Conversation with Simone 2020. Oil and acrylic on canvas 77 x 88 inches. [Courtesy of LnS Gallery] [All Photos CC by 4.0]

Formal Elements of Artwork

How the artist’s work relates to a broader social and cultural context?

Beatrice Viterbo, 2019 oil and acrylic on canvas 28 x 22 inches.  [Courtesy of LnS Gallery]
This was the first portrait of the series, therefore the initial inspiration to the series. This painting is based off a book called “El Aleph” by Jorge Luis Borges. The story starts off by talking about a character named Beatrice Viterbo. She is a person in the story that exists but only in memory. Osorio had a photo of his grandmother and it was in really bad condition, so he saw the parallel connection between Beatrice Viterbo and drew her memory.  

[All Photos CC BY 4.0]

Sculptures are a great influence in Osorio’s paintings with regards to the variation in texture. Osorio began with oil painting, adding great texture to his work because oil paint dries from the outside to the inside. He compares this to the human body and how the blood runs through our veins. With any puncture to our exterior, blood will come out, signifying that we are alive. The same idea happens with oil painting, and how with one puncture to a thick slab of dry oil paint, it remains wet. “What we see on the surface is internally changing. As the painting dries and time goes by, we will see how the exterior changes through time as well,” Osorio notes. Looking at his paintings years after finishing them, he would notice and appreciate the minuet differences. He compared it to seeing an old friend. You haven’t seen them in a long time, and then when you see them years later, they look different.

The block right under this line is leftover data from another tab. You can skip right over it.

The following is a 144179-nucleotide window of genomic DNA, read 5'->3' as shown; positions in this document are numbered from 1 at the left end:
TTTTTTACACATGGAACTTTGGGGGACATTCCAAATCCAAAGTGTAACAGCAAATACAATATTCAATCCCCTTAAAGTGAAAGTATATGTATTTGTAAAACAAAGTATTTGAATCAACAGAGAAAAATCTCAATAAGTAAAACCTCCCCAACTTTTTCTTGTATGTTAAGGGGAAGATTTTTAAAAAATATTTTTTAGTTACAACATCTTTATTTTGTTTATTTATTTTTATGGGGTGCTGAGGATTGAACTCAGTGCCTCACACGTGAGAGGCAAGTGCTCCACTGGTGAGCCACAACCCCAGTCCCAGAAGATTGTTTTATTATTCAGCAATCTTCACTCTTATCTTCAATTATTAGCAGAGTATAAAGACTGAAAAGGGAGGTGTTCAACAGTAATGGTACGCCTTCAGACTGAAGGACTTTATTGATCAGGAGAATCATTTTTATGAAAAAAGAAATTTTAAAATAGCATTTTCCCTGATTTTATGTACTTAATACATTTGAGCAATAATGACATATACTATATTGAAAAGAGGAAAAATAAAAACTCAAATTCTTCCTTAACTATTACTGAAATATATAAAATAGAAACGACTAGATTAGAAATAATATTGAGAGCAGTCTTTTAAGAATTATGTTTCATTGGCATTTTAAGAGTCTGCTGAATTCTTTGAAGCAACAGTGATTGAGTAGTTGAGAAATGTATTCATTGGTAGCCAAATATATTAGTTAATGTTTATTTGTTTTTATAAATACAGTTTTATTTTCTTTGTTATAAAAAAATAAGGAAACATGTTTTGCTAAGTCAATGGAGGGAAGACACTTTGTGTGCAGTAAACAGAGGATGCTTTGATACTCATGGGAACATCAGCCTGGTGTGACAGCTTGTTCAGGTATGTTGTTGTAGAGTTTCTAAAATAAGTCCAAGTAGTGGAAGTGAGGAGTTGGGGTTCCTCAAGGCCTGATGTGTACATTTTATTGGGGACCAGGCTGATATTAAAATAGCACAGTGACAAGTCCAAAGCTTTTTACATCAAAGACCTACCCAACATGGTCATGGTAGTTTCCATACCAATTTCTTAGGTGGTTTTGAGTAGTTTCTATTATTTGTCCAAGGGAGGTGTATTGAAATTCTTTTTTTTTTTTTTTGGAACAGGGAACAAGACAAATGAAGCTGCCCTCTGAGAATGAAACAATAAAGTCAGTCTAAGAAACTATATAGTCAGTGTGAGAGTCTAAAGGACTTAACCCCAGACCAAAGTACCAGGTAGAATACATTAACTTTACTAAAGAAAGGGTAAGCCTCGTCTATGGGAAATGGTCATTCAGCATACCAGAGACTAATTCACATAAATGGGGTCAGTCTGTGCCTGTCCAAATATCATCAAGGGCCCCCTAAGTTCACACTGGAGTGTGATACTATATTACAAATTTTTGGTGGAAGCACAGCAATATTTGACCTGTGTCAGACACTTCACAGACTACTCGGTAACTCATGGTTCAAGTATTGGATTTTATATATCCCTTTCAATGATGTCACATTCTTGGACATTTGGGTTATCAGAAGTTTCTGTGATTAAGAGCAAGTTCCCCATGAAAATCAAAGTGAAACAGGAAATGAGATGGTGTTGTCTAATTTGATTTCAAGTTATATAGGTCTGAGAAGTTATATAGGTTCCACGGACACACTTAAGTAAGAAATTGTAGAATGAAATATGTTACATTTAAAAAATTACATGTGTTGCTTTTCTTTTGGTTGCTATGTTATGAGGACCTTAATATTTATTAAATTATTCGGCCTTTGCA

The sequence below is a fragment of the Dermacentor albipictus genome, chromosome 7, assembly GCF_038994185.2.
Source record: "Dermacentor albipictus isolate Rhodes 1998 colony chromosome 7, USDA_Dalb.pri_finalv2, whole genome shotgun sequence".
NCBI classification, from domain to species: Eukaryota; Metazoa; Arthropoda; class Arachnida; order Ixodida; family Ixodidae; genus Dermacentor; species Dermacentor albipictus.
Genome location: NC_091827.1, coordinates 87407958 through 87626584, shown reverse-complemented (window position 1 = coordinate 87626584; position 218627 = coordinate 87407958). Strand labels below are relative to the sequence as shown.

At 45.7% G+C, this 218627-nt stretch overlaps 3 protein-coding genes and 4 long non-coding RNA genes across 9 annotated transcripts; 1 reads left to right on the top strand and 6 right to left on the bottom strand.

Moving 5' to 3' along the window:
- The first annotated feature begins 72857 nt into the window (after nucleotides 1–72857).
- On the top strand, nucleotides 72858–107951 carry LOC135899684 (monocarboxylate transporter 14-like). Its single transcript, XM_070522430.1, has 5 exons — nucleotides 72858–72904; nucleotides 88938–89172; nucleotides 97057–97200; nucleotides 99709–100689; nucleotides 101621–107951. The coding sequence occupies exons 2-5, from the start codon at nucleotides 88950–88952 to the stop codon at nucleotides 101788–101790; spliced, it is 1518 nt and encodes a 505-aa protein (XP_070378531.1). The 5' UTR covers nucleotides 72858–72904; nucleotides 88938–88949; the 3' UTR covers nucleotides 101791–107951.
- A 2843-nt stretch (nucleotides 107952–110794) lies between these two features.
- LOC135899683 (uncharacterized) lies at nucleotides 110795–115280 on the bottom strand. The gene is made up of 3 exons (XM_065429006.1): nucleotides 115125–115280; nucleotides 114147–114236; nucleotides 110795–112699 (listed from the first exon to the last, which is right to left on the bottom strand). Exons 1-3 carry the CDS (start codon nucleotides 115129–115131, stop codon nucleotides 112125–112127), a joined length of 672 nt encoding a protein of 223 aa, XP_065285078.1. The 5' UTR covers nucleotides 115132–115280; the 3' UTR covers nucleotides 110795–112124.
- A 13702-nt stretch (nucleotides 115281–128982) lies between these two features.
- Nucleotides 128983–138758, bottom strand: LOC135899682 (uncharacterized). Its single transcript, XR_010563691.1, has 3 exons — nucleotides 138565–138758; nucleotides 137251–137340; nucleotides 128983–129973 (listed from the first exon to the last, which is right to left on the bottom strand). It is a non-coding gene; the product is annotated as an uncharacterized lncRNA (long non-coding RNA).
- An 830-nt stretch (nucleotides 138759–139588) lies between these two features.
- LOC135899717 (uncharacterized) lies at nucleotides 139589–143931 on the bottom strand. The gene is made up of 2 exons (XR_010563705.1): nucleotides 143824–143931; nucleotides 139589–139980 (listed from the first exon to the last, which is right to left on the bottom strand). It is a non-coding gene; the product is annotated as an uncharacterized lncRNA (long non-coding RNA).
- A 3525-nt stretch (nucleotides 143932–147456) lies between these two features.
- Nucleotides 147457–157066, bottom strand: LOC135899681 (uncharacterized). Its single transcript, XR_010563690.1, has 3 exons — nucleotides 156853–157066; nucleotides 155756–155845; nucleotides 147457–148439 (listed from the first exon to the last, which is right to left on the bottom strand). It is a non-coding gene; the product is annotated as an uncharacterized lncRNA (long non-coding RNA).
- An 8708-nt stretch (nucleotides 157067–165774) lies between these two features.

In his older works, his use of oil paint was more slammed, swirled, and beautifully disorganized. His newer works contain sharp geometric lines, with a mixture of bright, colorful, structured details. These geometric lines reference to what we could call a structure that has been placed in our society. There are a multitude of things in our life that are very planned and calculated, and the abstract elements in Osorio’s works are a reference of mathematics and organization and are then thrown behind the portrait of these individuals to ask questions about identity.